When I was in 10th grade, my chemistry teacher took a latex glove, wrapped the wrist around the top of a dowel and put it in a vacuum chamber. As the air drained from the chamber, the glove started to blow up (1). Once the air was completely drained, the glove kept expanding until it popped. It wasn’t a normal pop though. We watched it grow, saw it pop, but didn’t hear a thing (2). After the demo, my teacher had us talk about what happened, and our questions like, “Where did the air that blew up the glove come from?” and “Why couldn’t we hear the latex glove pop?” were answered.
(1) Vacuums are strong. And what makes them so strong, curiously enough, is what they lack…Matter. The stuff that makes up stuff. So how does this magically blow up an empty glove? I’m glad you asked. When my teacher wrapped the wrist of the glove around the dowel, she actually trapped a small amount of air in the glove. Now, just so you have an accurate idea of where we’re at so far, for all intensive purposes we would naturally consider this glove empty of air. She squeezed it in her hand before wrapping the wrist around the dowel. However, empty isn’t actually empty unless you’re talking about a vacuum. So when the vacuum chamber outside the glove was drained of air, the small amount that was trapped inside the glove acted like a proper gas and expanded to fill it’s container. To avoid getting too nit-picky, I’ll say this as fast and as efficiently as I can. The glove is not considered the container for the air which is trapped inside. The glass dome that encloses the whole vacuum chamber is considered the container since it doesn’t expand like the latex of the glove does. It’s as simple as that. The gas inside the glove expanded to fill it’s container. So that’s how a lack of matter leads to an abundance of matter.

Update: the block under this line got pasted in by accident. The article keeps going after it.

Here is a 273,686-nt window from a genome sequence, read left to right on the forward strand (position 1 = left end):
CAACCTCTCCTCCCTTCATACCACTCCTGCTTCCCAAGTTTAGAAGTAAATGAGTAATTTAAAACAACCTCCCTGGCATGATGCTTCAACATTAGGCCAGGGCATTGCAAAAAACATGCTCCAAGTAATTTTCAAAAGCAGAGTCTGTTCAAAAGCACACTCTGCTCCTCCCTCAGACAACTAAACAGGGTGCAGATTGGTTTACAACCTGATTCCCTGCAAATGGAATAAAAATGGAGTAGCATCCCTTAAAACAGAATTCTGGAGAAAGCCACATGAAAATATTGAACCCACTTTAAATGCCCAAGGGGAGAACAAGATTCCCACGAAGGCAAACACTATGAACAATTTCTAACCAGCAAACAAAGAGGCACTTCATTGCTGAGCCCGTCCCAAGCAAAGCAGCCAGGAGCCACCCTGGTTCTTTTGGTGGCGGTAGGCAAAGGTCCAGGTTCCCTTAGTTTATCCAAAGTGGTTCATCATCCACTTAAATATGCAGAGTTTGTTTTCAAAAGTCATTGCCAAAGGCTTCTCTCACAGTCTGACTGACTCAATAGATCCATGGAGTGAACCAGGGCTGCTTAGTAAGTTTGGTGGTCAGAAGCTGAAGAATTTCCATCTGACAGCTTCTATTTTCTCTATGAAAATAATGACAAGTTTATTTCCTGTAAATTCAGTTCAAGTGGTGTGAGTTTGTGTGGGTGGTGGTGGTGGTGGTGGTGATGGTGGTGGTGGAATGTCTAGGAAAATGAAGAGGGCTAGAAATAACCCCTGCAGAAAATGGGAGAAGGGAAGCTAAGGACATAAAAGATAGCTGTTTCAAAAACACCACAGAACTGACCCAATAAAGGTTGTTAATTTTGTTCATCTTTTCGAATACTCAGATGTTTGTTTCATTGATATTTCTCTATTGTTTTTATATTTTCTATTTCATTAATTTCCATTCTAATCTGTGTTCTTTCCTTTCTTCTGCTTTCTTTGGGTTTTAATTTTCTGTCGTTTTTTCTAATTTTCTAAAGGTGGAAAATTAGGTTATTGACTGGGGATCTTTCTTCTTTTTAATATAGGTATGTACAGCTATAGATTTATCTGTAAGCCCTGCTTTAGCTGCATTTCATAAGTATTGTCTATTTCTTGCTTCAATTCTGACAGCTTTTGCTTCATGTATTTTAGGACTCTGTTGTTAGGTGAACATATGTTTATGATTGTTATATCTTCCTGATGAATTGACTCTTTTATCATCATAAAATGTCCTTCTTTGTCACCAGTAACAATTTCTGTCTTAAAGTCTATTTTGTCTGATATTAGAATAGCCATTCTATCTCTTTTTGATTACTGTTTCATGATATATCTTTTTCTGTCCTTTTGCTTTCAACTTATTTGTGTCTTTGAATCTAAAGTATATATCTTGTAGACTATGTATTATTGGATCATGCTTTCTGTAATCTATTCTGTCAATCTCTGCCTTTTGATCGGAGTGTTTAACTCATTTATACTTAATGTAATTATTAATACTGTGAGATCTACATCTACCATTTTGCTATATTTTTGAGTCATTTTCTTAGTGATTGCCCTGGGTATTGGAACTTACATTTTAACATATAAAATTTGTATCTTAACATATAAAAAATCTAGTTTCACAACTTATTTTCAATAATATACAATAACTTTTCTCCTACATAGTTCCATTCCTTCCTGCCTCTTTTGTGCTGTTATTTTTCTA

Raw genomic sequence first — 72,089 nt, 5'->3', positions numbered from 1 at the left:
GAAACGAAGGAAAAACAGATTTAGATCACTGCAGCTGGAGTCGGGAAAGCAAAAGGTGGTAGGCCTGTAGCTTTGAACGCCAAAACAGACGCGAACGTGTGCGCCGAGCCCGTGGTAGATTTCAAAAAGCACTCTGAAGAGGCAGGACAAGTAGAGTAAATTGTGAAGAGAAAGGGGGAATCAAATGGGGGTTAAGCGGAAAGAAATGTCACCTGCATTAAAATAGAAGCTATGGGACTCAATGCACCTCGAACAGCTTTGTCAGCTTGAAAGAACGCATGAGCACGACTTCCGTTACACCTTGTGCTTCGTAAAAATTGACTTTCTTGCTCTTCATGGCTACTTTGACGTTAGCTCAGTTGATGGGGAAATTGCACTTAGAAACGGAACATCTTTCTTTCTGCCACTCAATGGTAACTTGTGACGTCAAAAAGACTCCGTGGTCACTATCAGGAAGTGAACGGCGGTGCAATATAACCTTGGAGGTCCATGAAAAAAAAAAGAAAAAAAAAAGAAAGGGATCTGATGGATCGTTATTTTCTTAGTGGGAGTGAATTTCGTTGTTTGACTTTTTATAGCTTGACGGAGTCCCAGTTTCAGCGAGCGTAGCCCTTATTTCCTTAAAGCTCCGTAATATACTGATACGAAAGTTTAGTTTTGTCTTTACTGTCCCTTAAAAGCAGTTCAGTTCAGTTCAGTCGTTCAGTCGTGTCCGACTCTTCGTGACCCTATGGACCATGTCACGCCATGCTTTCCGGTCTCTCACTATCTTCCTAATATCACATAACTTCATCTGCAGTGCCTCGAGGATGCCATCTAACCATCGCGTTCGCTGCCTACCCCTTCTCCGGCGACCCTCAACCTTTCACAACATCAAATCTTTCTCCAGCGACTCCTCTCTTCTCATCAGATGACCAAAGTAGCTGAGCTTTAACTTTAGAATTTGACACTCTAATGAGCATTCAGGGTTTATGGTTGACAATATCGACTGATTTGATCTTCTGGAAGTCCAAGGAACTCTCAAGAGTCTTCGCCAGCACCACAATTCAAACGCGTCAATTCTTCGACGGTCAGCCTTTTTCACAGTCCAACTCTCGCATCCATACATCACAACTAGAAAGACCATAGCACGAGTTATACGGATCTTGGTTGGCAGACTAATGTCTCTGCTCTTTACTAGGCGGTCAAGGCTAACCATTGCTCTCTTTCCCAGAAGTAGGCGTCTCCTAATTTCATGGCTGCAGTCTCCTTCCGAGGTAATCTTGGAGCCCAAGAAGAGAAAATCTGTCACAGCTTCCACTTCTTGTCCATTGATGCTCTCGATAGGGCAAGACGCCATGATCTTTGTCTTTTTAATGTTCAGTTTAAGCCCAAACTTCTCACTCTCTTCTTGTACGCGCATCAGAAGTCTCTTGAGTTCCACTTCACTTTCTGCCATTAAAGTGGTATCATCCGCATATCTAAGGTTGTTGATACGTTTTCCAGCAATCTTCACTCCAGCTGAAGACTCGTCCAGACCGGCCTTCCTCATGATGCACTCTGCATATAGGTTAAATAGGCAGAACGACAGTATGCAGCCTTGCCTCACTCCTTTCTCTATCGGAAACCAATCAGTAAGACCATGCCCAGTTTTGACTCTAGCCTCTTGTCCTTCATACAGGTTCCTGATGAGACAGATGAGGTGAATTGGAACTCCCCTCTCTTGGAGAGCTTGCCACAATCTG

(2) We watched it grow, saw it pop, but didn’t hear a thing. Wait—last time I checked, latex balloons make a sound when they pop. So how can a latex glove pop and not make a sound? Science, my friend, science. Sound waves vibrate the air like ripples in a pond vibrate the water. So when it comes to sound, substitute the water with the air that we breathe. We hear our cell phones ring, our alarm clocks buzz, and the horns in our cars all because the sound they make vibrates the air and that vibration travels to our ears. To understand the lack of noise when the glove popped, just reverse that concept. The glove blew up because of the lack of air outside it. And that lack of air gave the sound waves nothing to travel through so those vibrations never reached our ears.